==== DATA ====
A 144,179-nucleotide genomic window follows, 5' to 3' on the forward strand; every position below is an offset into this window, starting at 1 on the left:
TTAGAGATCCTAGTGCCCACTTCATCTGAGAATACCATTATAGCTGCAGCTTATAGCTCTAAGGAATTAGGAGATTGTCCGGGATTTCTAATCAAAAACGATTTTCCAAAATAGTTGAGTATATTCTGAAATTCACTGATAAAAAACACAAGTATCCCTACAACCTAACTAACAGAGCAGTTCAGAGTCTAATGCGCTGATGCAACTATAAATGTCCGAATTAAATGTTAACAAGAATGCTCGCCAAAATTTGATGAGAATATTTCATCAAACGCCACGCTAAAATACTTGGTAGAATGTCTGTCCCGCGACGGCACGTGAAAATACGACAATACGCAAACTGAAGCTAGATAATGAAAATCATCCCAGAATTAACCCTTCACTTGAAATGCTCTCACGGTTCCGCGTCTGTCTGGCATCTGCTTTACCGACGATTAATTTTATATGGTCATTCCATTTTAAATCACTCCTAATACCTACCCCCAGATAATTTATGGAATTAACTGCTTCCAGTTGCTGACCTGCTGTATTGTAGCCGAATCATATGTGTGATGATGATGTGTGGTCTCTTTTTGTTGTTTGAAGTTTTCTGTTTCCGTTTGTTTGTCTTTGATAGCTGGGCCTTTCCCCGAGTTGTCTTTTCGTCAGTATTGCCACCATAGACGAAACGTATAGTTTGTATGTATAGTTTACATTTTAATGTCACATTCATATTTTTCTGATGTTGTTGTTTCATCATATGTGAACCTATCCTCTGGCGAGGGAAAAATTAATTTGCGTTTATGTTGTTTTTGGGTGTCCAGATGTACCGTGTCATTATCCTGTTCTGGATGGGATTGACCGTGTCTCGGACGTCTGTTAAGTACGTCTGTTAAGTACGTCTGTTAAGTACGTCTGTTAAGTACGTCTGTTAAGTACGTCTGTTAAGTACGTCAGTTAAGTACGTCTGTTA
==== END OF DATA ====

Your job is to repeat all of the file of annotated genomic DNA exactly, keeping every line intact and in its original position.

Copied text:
A 144,179-nucleotide genomic window follows, 5' to 3' on the forward strand; every position below is an offset into this window, starting at 1 on the left:
TTAGAGATCCTAGTGCCCACTTCATCTGAGAATACCATTATAGCTGCAGCTTATAGCTCTAAGGAATTAGGAGATTGTCCGGGATTTCTAATCAAAAACGATTTTCCAAAATAGTTGAGTATATTCTGAAATTCACTGATAAAAAACACAAGTATCCCTACAACCTAACTAACAGAGCAGTTCAGAGTCTAATGCGCTGATGCAACTATAAATGTCCGAATTAAATGTTAACAAGAATGCTCGCCAAAATTTGATGAGAATATTTCATCAAACGCCACGCTAAAATACTTGGTAGAATGTCTGTCCCGCGACGGCACGTGAAAATACGACAATACGCAAACTGAAGCTAGATAATGAAAATCATCCCAGAATTAACCCTTCACTTGAAATGCTCTCACGGTTCCGCGTCTGTCTGGCATCTGCTTTACCGACGATTAATTTTATATGGTCATTCCATTTTAAATCACTCCTAATACCTACCCCCAGATAATTTATGGAATTAACTGCTTCCAGTTGCTGACCTGCTGTATTGTAGCCGAATCATATGTGTGATGATGATGTGTGGTCTCTTTTTGTTGTTTGAAGTTTTCTGTTTCCGTTTGTTTGTCTTTGATAGCTGGGCCTTTCCCCGAGTTGTCTTTTCGTCAGTATTGCCACCATAGACGAAACGTATAGTTTGTATGTATAGTTTACATTTTAATGTCACATTCATATTTTTCTGATGTTGTTGTTTCATCATATGTGAACCTATCCTCTGGCGAGGGAAAAATTAATTTGCGTTTATGTTGTTTTTGGGTGTCCAGATGTACCGTGTCATTATCCTGTTCTGGATGGGATTGACCGTGTCTCGGACGTCTGTTAAGTACGTCTGTTAAGTACGTCTGTTAAGTACGTCTGTTAAGTACGTCTGTTAAGTACGTCTGTTAAGTACGTCAGTTAAGTACGTCTGTTA